Topical antibiotics have 3 significant disadvantages that have resulted in many infection control experts rejecting pre-surgical nasal decolonization protocols. With sub-optimal patient compliance, infection control experts fear the resulting antibiotic resistance formation brought about by sub-optimal doses of antibiotics that occur when patients stop mid-way through their antibiotic treatments. Poor patient compliance, despite advisories about the severity of MRSA and Staph aureus infections, is the leading disadvantage of antibiotics.

The problem is the inconvenience and unpleasantness of antibiotic creams in the nose. Patients are known to dislike the thick viscosity of mupirocin and often do not comply with the 3 times a day for 5 days treatment protocol. Incomplete doses of antibiotics leads then to antibiotic resistance which in turn adds to, not subtracts from, the risks already present with patients colonized with Staph. This is the primary reason why many hospitals have not opted for nasal decolonization protocols despite the 30-40% reductions in surgical site infection rates demonstrated in clinical trials.

The second disadvantage of antibiotics is the time required to decolonize. On average, decolonization using topical antibiotics requires about 5 days which implies that patients need to be screened and identified early enough for the efficacy of antibiotics to kick in.

The third disadvantage of antibiotics, however, is the inconvenience to patients and the costs to the health care system to culture for and identify Staph aureus and MRSA carriers.  Because of antibiotic resistance concerns, only carriers of Staph and MRSA are given nasal decolonization therapy. New rapid diagnosis technologies have emerged, but prior to Photodisinfection, there was little acceptance of these rapid diagnostics because antibiotics, the decolonization remedy, still required 5 days treatment for effect. The saving of 2-3 days prior to a 5 day treatment protocol did not justify, to many, the additional cost of same-day rapid diagnosis.

Photodisinfection eliminates the disadvantage of antibiotics thereby allowing for universal nasal decolonization. Because there is no resistance formation, it is safe for all surgical patients, even if they are not carriers of Staph aureus or MRSA. Not having to spend the time or cost to identify carriers of Staph is an enormous benefit to work flow integration and patient compliance rates. Because the Photodisinfection process is instant, decolonization can occur at the hospital in the minutes before a surgery. Because it is painless and effective and only lasts 5 minutes, the treatment is well tolerated by patients and compliance can exceed the 90% range as was the case in the Vancouver General Hospital study (94%)7.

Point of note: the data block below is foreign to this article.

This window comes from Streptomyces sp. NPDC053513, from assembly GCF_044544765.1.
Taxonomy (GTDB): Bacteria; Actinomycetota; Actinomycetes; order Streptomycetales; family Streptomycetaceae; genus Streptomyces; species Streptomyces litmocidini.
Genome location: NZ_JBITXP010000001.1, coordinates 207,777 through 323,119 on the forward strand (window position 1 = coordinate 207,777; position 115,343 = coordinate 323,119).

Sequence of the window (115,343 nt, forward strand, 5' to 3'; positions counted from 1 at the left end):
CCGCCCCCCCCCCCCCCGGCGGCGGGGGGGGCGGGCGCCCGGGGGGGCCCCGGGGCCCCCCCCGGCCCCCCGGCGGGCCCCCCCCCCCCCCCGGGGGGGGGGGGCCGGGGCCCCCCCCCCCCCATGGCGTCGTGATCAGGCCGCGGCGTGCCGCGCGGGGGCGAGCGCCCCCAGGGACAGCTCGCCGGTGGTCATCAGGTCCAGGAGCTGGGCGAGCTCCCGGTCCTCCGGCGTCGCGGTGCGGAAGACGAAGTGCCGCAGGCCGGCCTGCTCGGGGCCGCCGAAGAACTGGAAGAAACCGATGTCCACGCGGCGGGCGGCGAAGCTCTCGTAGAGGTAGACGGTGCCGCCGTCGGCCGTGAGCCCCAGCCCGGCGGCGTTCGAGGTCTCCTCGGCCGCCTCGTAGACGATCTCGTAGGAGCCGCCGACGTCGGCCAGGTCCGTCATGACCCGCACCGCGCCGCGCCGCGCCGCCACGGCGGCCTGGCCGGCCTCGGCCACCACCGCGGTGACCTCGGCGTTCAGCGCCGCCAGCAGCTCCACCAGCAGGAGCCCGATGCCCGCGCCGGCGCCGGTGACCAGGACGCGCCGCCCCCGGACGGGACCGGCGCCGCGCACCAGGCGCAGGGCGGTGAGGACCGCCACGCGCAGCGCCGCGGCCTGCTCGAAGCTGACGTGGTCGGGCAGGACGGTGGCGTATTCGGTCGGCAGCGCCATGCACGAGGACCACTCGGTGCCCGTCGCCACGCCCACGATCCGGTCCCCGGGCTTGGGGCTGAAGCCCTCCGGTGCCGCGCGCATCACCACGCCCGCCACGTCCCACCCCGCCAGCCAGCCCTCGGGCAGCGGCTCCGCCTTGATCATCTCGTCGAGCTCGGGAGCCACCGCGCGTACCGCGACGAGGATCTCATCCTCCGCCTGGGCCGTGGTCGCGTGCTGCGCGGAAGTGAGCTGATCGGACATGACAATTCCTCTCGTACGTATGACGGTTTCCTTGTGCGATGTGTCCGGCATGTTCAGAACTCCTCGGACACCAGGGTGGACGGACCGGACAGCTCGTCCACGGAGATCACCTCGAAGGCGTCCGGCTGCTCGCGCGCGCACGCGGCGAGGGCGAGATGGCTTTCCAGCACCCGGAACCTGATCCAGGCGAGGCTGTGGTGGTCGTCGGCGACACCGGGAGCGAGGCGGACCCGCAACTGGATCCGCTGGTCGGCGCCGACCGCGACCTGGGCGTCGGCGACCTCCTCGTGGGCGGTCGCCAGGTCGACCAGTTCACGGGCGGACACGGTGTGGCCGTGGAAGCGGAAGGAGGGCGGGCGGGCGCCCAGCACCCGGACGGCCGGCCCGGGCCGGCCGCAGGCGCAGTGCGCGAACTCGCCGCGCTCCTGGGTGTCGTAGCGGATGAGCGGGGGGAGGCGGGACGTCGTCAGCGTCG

Photodisinfection is the disruptive new technology that finally enables health care providers to universally protect their surgical patients. Universal pre-operative decolonization protocols can materially impact patient safety outcomes and should therefore, in my view, be integrated into standard of care.

Universal Decolonization Protocols: Treating Everyone Before Surgery to Avoid Infections Now Possible

MRSAid

MRSAid Nasal Decolinization at Work

The Journal of Hospital Infections recently published the results of a year-long study conducted at the Vancouver General Hospital in which a 40% reduction in the rate of surgical site infections was demonstrated using a universal decolonization protocol to remove the potentially harmful bacteria in the nose and on the skin.  This is a significant clinical outcome that will influence the future of infection control in health care facilities. This is not the first time that decolonization of the nose and skin was deployed; in fact, there are many such studies that have demonstrated a 30-40% reduction in surgical site infection rates. What makes this study unique, is that this is the first time that all pre-operative patients, and not just those identified as having been MRSA, or even Staph aureus (MSSA) carriers, were decolonized whether they were carriers or not.

The unique feature of this nose/skin decolonization trial was the Photodisinfection treatment in the nose. Photodisinfection is a simple 2 step light based treatment that destroys potentially threatening bacteria in 5 minutes just prior to surgery. Because Photodisinfection is not an antibiotic and does not generate resistance, all patients are candidates for nasal decolonization treatment instead of only those screened and identified as Staph aureus carriers. Because Photodisinfection is so effective and destroys bacteria so rapidly, patients can be treated just prior to surgery by a health care professional instead of relying on patient compliance days before the operation. Lack of resistance concerns and lack of patient compliance requirements finally provide the health care provider with stress free surgical site infection prevention that can be universally applied to their patients.